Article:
## Recreating the puzzle animation

The story is that my brother gave me a seven-piece wooden puzzle for Christmas, which took me almost the rest of the year to solve. Having done so, I thought I’d better make a note of the solution, in case an ambitious guest pulls it apart and gets stuck. The solution was written and animated in POV-Ray.

POV-Ray is an excellent, free, raytracer. It’s arguably a bit old school: you describe your scene using a simple programming language, and POV-Ray renders (i.e. “compiles”) it to an image.

I had a number of projects with it, most of them ridiculously over-ambitious (like, raytrace a whole city). This is one of the few which actually reached some form of completion. ;-)

As it was a relatively successful project, I’m taking the opportunity to do it again, pretty much exactly as it was the first time.

## Defining basic shapes

The puzzle is made of pieces, each of which is a collection of blocks, pegs, and holes. First we need to define these.

POV-Ray provides a handful of geometric solids: boxes, spheres, cylinders, etc. But most objects in the real world are more complicated than these. Most 3D rendering tools construct objects out of large numbers of triangles. In POV-Ray, you do it by combining these primitives using constructive solid geometry.

For instance, a wooden cube does not have perfectly sharp, 90-degree edges and corners. The corners and edges get smoothed off by design or wear. When I render anything boxlike, I think it looks more authentic if objects do have smoothed off edges.

To make a smoothed box, we can use cylinders for the edges, and spheres for the corners. First we use three overlapping boxes for the flat sides, but leave room for the corners and edges:

A similar construction is made for cylinders. In their case, the sharp edges are the circular rims around the ends. They can be smoothed by taking two concentric cylinders, and capping them with toruses.

The last construction required for the puzzle is the holes that pegs fit into. Ordinarily these are made by subtracting a cylinder from the block. But this leaves a sharp inner rim around the hole. Smoothing this off requires subtracting another cylinder at the end of the hole. Finally the rim is smoothed over with a torus, whose inner side provides the curved surface.

A hole’s cylinders are subtracted from a block. But the final torus must be added back to the block after that subtraction. The resulting object is `Block - HoleCylinders + HoleTorus`. Since we want holes to be reusable, it is slightly easier to rewrite that as `Block - (HoleCylinders - HoleTorus)`, i.e. treat the hole as an integrated object that can be subtracted all at once. This kind of geometrical algebra is generally sound in CSG, though should be read as set theory rather than arithmetic: addition is union, and subtraction is intersection with the complement.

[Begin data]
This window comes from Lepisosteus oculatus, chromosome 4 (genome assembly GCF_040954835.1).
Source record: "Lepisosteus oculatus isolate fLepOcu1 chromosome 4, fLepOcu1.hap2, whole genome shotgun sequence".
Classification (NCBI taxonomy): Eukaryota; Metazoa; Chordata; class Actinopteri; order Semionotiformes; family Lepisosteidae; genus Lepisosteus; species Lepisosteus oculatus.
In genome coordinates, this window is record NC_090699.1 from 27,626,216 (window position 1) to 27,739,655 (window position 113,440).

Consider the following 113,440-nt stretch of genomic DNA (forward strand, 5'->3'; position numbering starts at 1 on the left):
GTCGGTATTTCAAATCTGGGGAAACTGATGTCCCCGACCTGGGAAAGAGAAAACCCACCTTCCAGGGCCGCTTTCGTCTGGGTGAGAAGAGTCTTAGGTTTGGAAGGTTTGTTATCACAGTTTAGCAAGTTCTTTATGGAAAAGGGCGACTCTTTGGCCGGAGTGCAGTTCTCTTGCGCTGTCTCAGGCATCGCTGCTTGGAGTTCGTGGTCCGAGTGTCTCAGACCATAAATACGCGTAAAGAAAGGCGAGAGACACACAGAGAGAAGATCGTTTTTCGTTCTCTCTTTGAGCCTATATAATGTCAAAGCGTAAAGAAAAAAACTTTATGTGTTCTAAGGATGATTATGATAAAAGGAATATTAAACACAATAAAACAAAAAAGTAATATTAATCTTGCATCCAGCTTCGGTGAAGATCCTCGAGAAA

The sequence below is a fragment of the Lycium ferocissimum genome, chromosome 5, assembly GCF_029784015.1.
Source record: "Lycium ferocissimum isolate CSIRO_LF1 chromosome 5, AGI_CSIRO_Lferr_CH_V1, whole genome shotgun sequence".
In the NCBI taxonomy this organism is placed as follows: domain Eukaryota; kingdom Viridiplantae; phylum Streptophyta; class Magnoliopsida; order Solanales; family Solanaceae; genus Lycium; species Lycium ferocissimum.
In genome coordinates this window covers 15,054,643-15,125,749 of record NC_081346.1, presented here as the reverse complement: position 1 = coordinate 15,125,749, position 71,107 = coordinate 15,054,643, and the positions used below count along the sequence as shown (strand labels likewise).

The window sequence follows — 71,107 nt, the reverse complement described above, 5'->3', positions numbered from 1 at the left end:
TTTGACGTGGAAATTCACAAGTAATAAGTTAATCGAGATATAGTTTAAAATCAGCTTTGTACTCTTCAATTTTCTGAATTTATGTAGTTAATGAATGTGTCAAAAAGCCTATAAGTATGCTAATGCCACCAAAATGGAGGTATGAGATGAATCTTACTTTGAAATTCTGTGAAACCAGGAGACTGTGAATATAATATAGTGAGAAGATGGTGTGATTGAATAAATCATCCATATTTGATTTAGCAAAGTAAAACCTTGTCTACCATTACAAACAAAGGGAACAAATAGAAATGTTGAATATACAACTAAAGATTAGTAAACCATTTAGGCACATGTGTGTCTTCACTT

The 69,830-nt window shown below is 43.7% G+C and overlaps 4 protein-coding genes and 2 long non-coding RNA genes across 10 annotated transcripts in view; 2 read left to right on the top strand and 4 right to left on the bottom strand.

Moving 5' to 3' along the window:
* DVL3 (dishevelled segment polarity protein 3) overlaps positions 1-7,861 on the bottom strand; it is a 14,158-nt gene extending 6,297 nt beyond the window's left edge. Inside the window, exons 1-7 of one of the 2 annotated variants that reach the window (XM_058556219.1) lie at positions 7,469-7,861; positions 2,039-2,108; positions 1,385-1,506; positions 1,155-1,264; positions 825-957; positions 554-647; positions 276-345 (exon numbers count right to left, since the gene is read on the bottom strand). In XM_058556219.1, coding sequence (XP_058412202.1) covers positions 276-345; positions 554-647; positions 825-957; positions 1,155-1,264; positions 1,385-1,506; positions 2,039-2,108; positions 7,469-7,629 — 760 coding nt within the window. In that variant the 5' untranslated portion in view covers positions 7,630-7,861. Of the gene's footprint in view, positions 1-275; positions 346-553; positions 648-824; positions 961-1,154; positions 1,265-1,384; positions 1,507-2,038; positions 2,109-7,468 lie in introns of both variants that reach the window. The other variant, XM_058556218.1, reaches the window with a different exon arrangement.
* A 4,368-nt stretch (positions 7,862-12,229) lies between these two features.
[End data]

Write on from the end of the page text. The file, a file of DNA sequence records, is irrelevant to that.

We can then write a macro to construct a piece from a set of blocks, holes and pegs, and define all seven pieces using that macro.

## Reconstructing the scene

The original scene began with the pieces laid out around the centre. Although I only have the video, with a few assumptions it should be possible to reconstruct the arrangement. The first assumption is that large, round units (such as the size of a single cube) were used to position objects in the scene, including the camera.

Take this image from the video. The centre of the video corresponds to the nearest corner, point A. We can therefore aim the camera at that point. Additionally, point B is 2 units on the z-axis and 3 units on the x-axis remove point A. Since point B is aligned with centre, the camera x and z coordinates must be a ratio of 2/3 from point A too. The final thing to observe is that the trapeziums on the top and right-hand faces are approximately similar. This may imply that the camera position’s z and y coordinates are the same, too.

The second assumption from the original video is that the movement of the pieces is at regular speed in terms of units. Playing the video frame by frame, it takes piece #2 20 frames to move down onto piece #5; the last 4 frames correspond to moving 1 unit, so we can infer a speed of 0.25 units per frame, and an initial position 5 units up. Similar speed and distance apply to most of the other pieces.

Piece #3 moves more slowly, and takes 40 frames to move leftward to just above its final position. Watching how long it takes for it to move 1 unit, it appears to move at 0.1 units per frame, putting it 4 units out from its position on the z-axis. Piece #7 (the final peg) also moves at the slower rate and is 4 units along that axis.

Trail and error gets us the rest of the way, if we also assume the camera coordinates are going to be in whole units. We can compare the new scene with the first frame of the video to verify that they are aligned up correctly.

The new scene has slightly different textures and lighting, and no sky, but the positions are identical. (Side-by-side was the best static comparison to show; a blending animation turns out to be too distracting.)

The scene so far, with static positioning of the pieces, is in my public repository. In the next instalment, we’ll try animating the scene using the POV-Ray clock variable!

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